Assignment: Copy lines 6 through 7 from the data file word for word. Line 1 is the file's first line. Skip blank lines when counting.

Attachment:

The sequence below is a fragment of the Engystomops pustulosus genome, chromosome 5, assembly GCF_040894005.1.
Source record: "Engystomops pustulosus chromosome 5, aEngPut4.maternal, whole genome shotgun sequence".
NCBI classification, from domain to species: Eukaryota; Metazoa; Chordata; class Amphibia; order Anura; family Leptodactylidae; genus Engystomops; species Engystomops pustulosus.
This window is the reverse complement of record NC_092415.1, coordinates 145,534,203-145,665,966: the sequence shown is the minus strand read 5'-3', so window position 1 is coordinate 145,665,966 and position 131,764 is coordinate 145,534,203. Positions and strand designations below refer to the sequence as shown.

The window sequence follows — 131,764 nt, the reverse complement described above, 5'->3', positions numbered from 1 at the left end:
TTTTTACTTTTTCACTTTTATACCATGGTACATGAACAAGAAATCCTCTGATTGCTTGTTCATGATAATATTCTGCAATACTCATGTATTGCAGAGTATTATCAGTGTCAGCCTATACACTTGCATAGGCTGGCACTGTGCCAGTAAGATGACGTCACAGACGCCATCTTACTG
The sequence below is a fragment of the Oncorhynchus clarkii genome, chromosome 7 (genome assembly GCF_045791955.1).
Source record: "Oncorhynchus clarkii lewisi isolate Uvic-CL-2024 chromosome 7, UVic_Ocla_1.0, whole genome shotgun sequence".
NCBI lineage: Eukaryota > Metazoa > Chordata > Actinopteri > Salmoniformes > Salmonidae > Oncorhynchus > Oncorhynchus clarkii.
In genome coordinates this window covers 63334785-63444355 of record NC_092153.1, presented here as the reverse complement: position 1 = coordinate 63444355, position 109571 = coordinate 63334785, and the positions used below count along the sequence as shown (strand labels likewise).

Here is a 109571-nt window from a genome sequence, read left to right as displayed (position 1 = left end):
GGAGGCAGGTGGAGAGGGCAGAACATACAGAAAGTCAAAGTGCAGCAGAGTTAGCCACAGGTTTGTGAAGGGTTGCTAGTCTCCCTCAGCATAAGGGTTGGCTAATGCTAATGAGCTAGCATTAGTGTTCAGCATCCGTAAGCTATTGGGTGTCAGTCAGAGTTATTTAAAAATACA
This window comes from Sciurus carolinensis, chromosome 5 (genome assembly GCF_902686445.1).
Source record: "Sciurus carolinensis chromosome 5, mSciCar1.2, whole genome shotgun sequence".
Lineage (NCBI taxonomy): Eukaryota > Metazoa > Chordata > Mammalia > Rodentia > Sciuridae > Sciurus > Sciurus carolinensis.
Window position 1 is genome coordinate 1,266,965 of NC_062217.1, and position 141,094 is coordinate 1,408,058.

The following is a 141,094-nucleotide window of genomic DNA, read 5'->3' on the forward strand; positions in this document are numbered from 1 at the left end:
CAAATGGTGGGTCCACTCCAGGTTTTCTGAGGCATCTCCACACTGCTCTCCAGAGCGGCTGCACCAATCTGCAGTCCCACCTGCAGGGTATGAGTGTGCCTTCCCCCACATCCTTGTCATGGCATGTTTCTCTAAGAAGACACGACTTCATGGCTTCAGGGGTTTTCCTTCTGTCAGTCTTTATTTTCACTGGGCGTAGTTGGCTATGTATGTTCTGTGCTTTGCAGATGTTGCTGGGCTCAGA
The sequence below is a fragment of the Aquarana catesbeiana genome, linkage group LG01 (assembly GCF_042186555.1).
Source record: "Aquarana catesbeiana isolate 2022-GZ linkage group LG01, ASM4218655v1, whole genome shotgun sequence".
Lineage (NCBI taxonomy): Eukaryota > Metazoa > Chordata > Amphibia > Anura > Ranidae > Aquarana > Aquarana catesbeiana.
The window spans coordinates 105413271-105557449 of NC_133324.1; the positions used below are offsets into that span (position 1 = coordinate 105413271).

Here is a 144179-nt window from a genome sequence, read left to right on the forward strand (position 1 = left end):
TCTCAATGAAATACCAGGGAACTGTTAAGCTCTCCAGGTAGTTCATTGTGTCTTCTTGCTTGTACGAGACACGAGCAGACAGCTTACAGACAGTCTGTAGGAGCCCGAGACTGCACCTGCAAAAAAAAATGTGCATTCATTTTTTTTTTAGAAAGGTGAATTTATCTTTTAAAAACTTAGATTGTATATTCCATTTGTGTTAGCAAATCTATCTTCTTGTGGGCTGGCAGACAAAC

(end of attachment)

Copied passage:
TTTTTACTTTTTCACTTTTATACCATGGTACATGAACAAGAAATCCTCTGATTGCTTGTTCATGATAATATTCTGCAATACTCATGTATTGCAGAGTATTATCAGTGTCAGCCTATACACTTGCATAGGCTGGCACTGTGCCAGTAAGATGACGTCACAGACGCCATCTTACTG
The sequence below is a fragment of the Oncorhynchus clarkii genome, chromosome 7 (genome assembly GCF_045791955.1).